Tuesday, September 15, 2009

Separate but Equal: African American Authors in Today's Bookstores

C. A. Webb host of Conversations LIVE recently broadcast an important two-part conversation with authors about their thoughts about the African American section of the bookstore. Authors Bernice McFadden, Gloria Mallette and Margaret Johnson Hodge gave their opinions in the first conversation.

Authors Evie Rhodes, Roy Glenn, Tony Lindsay and I, and blogger Joey Pinkney participated in part two of the discussion.

I encourage you to listen to them online (you'll need an hour for each program). I learned of a few authors I was unfamiliar with, and was referred to this 2006 article called "Why book industry still sees world as split by race" that y'all should read.

In the 2nd conversation Webb wondered if creating subsections for romance, mystery, literary, urban lit, religious, etc. would help encourage readers into the section? What do you think? Black readers who are turned off by street lit, would it help if you could go to a literary AA section? White readers, would it make you feel more welcome if there were genre subsections? Latino, Native American and Asian readers, what say you?

Of course, not all book stores are shelved this way. But for stores that are, in 2009 race still matters.


Read in Colour said...

I would love a subsection exactly for the reason you mentioned. It's hard to find the decent black lit because I have to sift through all of the urban lit that seems to fill the bookshelves these days. Bookstores in general are broken down by genres. I don't see why the African American section can't be broken down as well.

Carleen Brice said...

I figured there are plenty of black readers who would like the convenience. Wonder if it would make a difference to others?

Lisa said...

It still seems weird to me that there's a separate section. It occurred to me that the "main" fiction sections could/should have a sign saying "for more thrillers, check the African American section" -- but that just seems to shine a spotlight on how odd it is that all books of a kind aren't together. I mean, I get the advantage to readers who are specifically looking for books by black authors, but the disadvantage to the reader who doesn't know she's not seeing all the books (not to mention the authors) just seems far greater. This also means that if I recommend your book to a friend who's headed to the bookstore, I know have to make an issue of telling her she may have to ask for the book up front. I'm certain this puts black authors at a disadvantage with readers who don't realize that all the novels by writers of all ethnicities and nationalities are shelved together == except those by African American authors.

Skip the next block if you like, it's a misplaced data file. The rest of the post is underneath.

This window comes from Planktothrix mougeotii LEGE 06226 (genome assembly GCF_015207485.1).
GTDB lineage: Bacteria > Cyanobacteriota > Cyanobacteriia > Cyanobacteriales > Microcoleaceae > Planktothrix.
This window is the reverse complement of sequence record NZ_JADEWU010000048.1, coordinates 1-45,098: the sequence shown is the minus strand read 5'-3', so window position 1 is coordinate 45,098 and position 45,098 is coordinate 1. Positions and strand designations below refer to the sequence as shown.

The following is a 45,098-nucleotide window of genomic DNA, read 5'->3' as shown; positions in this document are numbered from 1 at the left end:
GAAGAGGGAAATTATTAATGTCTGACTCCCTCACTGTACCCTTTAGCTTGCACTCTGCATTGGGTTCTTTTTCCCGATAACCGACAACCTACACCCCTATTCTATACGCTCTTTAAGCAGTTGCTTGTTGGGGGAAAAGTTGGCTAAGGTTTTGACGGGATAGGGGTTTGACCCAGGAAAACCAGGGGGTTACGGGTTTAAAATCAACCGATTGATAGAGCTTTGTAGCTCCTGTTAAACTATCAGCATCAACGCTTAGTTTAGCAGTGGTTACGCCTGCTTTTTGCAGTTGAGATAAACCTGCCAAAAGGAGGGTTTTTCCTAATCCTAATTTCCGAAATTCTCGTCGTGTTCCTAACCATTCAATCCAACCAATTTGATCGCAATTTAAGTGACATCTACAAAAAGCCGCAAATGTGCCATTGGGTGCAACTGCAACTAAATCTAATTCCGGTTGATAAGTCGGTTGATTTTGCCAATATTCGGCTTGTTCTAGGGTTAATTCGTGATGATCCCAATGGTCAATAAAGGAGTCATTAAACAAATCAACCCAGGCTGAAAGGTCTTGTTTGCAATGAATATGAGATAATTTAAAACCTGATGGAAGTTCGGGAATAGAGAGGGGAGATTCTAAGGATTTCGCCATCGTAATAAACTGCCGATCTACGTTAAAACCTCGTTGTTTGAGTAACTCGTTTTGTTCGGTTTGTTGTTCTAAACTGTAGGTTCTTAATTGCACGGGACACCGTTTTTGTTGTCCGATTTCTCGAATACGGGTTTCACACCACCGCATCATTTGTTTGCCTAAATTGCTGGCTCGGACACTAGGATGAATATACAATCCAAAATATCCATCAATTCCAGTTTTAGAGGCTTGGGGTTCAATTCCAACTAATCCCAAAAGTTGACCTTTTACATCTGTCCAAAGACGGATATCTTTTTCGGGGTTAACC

BlackLiterature said...

I understand both points of view even though I like having a AA section. I'm not such a fan of the subsection theory as I have yet to see it done correctly.


I was shopping at a Joseph Beth book store. For those who don't know, it's a chi-chi, small chain bookstore. This location labeled the AA section as Urban Fiction. OK... I don't do urban/street fiction, but I figured I was close to the AA special interest section.

Located in URBAN fiction, next to a ton of the Street Life Volumes 1-4 genre was Toni Morrison, Alice Walker, Walter Mosley and VC Murray. Basically any Black author was shelved next to True to the Game type novels.

Prehaps I was irritated that the number of street genre titles outnumbered everthing else in the section. But it really distubed me that a everyone Black was grouped under Urban. Mosley, Walker, Morrison, and Murrary don't write street fiction. Their works are completely different. It was insulting to me as a reader and I let them know.

OK... my mini rant is over. Maybe I'm not as big a fan of the special interest section as I thought. Or maybe I am hoping that people can see that there is diversity of voice within the larger group.

Carleen Brice said...

Oh that is shameful! I think that's lots of people's objection to the AA lit section in the first place. But if it were done correctly, I think it could work. I have no objection to people reading urban lit, but it's not my thing so I'd appreciate the subsections to highlight other genres.

evelyn.n.alfred said...

I would appreciate more organization in the African American section. It would help me find more of the books that I enjoy...and help me to skip right over the urban fiction section.

Or/and have the African American books also located in the other, um, mainstream sections as well like it was suggested on the blogcast.

Kate said...

Genre subsections would be *very* helpful to me! I like to browse by genre on days when I don't have a particular author in mind, and I hate having to guess or pick up every book just to find the mysteries.

Alan said...

"A Community's Bricks and Mortar: Karibu Books" Read it at http://alanwking.wordpress.com/2009/12/07/a-communitys-bricks-and-mortar-karibu/

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MG said...

This topic is one that is still relevant even as the new breed of author is coming along. Continue your good work.